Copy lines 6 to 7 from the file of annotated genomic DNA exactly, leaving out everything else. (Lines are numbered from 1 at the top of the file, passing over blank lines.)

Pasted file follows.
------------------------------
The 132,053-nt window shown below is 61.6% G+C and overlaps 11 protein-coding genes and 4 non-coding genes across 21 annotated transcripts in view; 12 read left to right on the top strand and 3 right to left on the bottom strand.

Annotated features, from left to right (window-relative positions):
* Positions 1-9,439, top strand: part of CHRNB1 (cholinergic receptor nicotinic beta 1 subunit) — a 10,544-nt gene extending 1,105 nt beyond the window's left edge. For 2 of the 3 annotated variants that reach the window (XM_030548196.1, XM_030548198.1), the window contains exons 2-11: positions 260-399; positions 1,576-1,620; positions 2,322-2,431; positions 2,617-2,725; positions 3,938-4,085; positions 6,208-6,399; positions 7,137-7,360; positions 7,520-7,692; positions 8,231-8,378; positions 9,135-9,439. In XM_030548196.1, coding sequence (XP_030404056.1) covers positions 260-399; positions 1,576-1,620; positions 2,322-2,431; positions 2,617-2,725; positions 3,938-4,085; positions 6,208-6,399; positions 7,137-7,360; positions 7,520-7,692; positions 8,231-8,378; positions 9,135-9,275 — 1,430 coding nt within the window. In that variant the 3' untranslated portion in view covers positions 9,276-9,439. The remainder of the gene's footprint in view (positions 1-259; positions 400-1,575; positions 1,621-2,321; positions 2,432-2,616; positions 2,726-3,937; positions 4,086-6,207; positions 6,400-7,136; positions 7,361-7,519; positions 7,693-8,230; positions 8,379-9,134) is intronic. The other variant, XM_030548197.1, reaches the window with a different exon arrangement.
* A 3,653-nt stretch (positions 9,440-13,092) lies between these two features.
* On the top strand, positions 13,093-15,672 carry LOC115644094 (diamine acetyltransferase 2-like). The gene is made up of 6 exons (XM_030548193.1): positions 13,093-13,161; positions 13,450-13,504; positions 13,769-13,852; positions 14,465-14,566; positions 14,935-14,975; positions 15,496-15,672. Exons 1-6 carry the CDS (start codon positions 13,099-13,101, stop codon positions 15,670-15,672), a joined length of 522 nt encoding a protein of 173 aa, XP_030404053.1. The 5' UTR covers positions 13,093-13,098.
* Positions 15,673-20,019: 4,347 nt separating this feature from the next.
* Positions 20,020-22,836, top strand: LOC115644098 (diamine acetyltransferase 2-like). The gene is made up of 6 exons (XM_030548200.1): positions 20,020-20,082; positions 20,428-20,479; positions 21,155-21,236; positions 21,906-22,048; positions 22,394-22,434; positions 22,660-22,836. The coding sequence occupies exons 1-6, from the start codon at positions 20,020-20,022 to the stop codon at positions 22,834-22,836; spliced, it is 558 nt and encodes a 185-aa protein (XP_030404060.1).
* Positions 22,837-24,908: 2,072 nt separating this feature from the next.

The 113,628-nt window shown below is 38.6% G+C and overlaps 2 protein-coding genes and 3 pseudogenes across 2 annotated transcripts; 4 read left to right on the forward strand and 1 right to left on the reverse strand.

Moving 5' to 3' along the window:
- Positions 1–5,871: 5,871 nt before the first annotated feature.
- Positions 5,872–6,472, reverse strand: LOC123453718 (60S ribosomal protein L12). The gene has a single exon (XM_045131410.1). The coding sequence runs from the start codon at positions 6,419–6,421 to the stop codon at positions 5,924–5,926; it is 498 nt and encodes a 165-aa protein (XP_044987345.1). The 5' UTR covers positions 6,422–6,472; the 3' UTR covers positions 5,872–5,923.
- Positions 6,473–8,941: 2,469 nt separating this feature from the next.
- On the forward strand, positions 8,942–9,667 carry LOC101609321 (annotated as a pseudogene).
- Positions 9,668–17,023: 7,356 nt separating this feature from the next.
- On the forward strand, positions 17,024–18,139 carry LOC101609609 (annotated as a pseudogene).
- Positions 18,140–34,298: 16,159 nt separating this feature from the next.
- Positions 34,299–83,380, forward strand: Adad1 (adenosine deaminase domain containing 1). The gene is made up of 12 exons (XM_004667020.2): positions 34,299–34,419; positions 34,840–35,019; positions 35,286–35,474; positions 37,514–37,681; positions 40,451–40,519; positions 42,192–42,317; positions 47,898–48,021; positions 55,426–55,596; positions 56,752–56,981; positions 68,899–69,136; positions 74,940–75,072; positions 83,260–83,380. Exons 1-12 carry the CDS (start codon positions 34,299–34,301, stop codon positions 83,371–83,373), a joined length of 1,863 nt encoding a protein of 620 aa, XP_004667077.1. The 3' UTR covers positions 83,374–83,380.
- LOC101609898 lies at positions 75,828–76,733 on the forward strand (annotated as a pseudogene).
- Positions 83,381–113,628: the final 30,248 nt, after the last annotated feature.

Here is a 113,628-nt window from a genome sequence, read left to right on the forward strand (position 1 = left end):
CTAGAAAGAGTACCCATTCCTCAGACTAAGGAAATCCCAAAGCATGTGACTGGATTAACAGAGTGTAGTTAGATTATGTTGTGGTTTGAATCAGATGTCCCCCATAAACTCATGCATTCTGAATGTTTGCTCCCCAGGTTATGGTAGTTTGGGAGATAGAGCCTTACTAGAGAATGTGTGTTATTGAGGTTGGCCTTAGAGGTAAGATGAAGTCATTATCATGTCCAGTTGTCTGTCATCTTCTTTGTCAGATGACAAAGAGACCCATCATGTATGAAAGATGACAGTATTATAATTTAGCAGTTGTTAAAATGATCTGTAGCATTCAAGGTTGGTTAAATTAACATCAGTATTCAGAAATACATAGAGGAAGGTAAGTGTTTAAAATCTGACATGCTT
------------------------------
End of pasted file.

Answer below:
* Positions 15,673-20,019: 4,347 nt separating this feature from the next.
* Positions 20,020-22,836, top strand: LOC115644098 (diamine acetyltransferase 2-like). The gene is made up of 6 exons (XM_030548200.1): positions 20,020-20,082; positions 20,428-20,479; positions 21,155-21,236; positions 21,906-22,048; positions 22,394-22,434; positions 22,660-22,836. The coding sequence occupies exons 1-6, from the start codon at positions 20,020-20,022 to the stop codon at positions 22,834-22,836; spliced, it is 558 nt and encodes a 185-aa protein (XP_030404060.1).